Dogs are creatures who serve our purpose. We need to mold them into being a dog who fits into our lives. In a lot of cases we try to accommodate them into being happy based on what we as humans feel that should be. So our lives become molded into theirs. This leads to spoiling and making them number 1. In order for a dog to feel number 1 they really need to feel they are dogs; trained, obedient, calm and happy to please. We tend to do the opposite and this is where the dogs begin to disfunction and often times dumped at a shelter or rescue.

I always say this to my students:

If I were to be treated like a dog by them, how would I feel? So with that, if a dog is treated like a human how would it feel? Pretty well the same.

My check list for child prep is as follows:

  • Imagine how things would change once a baby arrives and the behaviors we might display when the child is present.
  • Adjust the household for change, no more furniture jumping or toy possession, keep all toys off the floor.
  • Teach the “leave it” and “come to me” command.
  • Enforce space respect and patience (aka “Inner Circle”)
  • Teach the dog to wait to enter the child’s room and it can’t go in unless you are with it.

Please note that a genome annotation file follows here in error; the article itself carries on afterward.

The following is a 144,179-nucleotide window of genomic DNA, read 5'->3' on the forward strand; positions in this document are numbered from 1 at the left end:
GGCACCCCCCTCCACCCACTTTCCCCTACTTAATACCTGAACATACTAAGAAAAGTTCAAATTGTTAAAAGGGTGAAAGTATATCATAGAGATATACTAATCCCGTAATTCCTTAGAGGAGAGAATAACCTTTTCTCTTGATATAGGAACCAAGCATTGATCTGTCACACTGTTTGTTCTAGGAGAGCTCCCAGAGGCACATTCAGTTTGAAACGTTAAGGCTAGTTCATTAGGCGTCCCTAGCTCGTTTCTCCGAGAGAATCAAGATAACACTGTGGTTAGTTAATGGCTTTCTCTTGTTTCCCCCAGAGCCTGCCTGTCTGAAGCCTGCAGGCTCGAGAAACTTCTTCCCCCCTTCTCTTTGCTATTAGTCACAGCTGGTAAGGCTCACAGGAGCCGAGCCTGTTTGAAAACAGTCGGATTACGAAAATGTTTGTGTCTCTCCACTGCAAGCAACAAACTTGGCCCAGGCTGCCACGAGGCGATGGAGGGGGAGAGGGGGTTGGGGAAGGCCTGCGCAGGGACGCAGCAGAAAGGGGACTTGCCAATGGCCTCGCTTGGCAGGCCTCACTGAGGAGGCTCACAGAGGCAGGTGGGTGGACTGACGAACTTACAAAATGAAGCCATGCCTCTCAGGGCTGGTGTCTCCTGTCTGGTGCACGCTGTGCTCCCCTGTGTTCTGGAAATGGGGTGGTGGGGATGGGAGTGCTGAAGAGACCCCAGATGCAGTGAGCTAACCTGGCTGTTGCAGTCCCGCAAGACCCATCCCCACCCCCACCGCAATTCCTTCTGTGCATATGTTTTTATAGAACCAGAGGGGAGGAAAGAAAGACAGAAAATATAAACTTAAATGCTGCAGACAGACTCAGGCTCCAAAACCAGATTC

• Complete obedience, especially the “down stay“ commands, and of course the “wait a minute” and “go away until I call you” commands.
  • Train to walk nicely with a stroller on walks
  • Crating and time spent in a quiet room, removing the dog from being needy or demanding.
  • Sit quietly in the car, do not jump around.
  • Stay out of the kitchen while preparing food.
Never leave your dog unattended with your child under any circumstances.

These are just some of the things that need to be done long before the child arrives at least 6 months prior. Training a dog to be with children is a long process and as the child grows, the training needs to be managed and adapted based on the child’s behavior and development. It is important that both dog and child have a well respected acceptance of each other through the process of growth and maturity for both following your guidance.

A dog is a dog, is a dog. It is we humans who set the path to their behavior. Good or bad.

Good luck, if you need more help and advice I am more than happy to help.

- Sam